Status in Alberta:
Special Concern (May be at Risk)
River valley bottoms and coulees with Saskatoon shrubs and cottonwood trees.
Black, White, and Big
Weidemeyer’s Admirals are restricted to a small area in south-eastern Alberta, but many people are more familiar with their common, but close relative, the White Admiral. Weidemeyer’s Admirals have less reddish-orange colour on their wings compared to White Admirals. They are a large butterfly, with a wingspan between 55 to 72 mm (about the size of a credit card).
Running Back to Saskatoon ♪
In Alberta, the only confirmed host plant of the Weidemeyer’s Admiral caterpillar is the Saskatoon shrub. Female butterflies lay their eggs on Saskatoon leaves, which the caterpillars eat after hatching. In the fall, caterpillars use silk to roll a Saskatoon leaf around themselves and overwinter inside. They emerge in the spring and continue feeding before pupating.
Weidemeyer’s Admiral caterpillars use mimicry to conceal themselves from their primary predator, songbirds. They have evolved to look like bird droppings. This dissuades most birds from picking them up and eating them.
The Weidemeyer’s Admiral is at the northern edge of its range in Alberta and has been found only in the far south of the province, at seven sites along the Milk River and its tributaries. It is likely that it occurs at other sites along the Milk River, but butterflies are difficult to find and survey.
A population of between 1800 – 3200 individuals has been estimated, based on the number found per kilometer and the number of kilometers of suitable habitat that is available.
- Non-native invasive trees, especially Russian Olive, have the potential to change the riparian habitats that the Weidemeyer’s Admiral relies on. Russian Olive has significantly altered vegetation communities in the lower reaches of the Milk River by replacing native cottonwood trees and is already found along the river in Alberta. Saltcedar is another invasive tree species that could move into Alberta, as it has become established on the Milk River in the USA.
- Livestock grazing can impact the establishment and health of riparian shrubs and trees that Weidemeyer’s Admirals require.
Test your knowledge about Alberta’s grassland species at risk
Weidemeyer's Admiral Weidemeyer’s Admiral Weidemeyer's Admiral
Weidemeyer’s Admiral butterflies are about the size of a:
The caterpillars of Weidemeyer’s Admiral butterflies look like:
Weidemeyer’s Admiral butterflies lay their eggs on:
Hoodoos in the badlands
In Alberta, Weidemeyer’s Admiral butterflies have only been recorded:
Along the Bow River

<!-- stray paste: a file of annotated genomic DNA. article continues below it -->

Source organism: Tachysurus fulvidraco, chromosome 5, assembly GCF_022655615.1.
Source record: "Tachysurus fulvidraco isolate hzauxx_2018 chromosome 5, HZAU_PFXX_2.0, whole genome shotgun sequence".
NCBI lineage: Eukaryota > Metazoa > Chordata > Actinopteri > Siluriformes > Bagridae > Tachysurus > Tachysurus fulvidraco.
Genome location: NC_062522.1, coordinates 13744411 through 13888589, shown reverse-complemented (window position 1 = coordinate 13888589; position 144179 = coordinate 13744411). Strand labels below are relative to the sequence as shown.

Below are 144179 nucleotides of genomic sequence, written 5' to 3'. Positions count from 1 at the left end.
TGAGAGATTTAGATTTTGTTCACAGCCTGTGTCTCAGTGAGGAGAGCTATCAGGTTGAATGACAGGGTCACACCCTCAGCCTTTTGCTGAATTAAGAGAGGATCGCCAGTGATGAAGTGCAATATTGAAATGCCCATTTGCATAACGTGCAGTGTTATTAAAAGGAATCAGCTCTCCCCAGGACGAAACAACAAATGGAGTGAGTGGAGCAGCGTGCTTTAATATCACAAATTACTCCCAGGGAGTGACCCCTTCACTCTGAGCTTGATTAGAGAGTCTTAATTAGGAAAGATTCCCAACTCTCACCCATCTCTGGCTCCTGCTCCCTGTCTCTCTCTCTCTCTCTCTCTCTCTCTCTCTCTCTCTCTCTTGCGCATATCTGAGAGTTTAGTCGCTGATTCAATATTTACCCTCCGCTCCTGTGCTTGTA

In the Cypress Hills
Along the Milk River
- Visit Writing-on-Stone Provincial Park in mid-June and July to look for Weidemeyer’s Admiral butterflies and other insects and wildlife that rely on cottonwood forests and coulee shrublands.
- Report any observations of Weidemeyer’s Admirals to your area biologist. If possible, provide photographic evidence and a precise location description or coordinates to ensure correct identification and site location.
- Voice your support for cottonwood forest and riparian shrubland conservation with your political leaders.
- Educate yourselves and your family about Weidemeyer’s Admiral and their role in the ecosystem.
- Under the Alberta Weed Control Act, if you have Saltcedar on your property, it is your responsibility to destroy it, as it is designated as a “Prohibited Noxious” weed. You can contact your local County or municipal Agricultural Fieldman or Weed Inspector for means of eradicating this species.
- Russian Olive is an invasive species that should not be planted in or near riparian areas. If you have Russian Olive established in a riparian area, contact your local County or municipal Agricultural Fieldman or Weed Inspector for means of removing or controlling this species. Consider planting native species such as Saskatoon, Willow, Chokecherry or Thorny Buffaloberry as an alternative.
- Report any observations of Weidemeyer’s Admirals to your area biologist If possible, provide photographic evidence and a precise location description or coordinates to ensure correct identification and site location.
- Foster long-term health of your cottonwood forests by allowing adequate rest from grazing.
- Provide salt, minerals and off-stream water away from river valley trees, coulees and shrubby areas. This will have the added benefit of improving the use of adjacent range.
- If a flood occurs, avoid grazing your cottonwood forest for two years to allow seedlings to establish and grow strong enough to withstand grazing pressure.
- Consider installing wire mesh cages around cottonwood seedlings or fencing your cottonwood forest with page wire if seedling growth is being impacted by cattle or wildlife.
- Talk to your children and neighbours about the privilege of having this unique butterfly on your land.
What MULTISAR Does
- Records observations of Weidemeyer’s Admirals during wildlife surveys.
- Provides information about Weidemeyer’s Admirals and their habitat and recommendations for appropriate management of cottonwood forests and coulee shrublands.
- Develops Habitat Conservation Strategies in collaboration with ranchers to balance the needs of Species at Risk and sustainable ranching in the Grassland region and assists with implementing habitat improvements.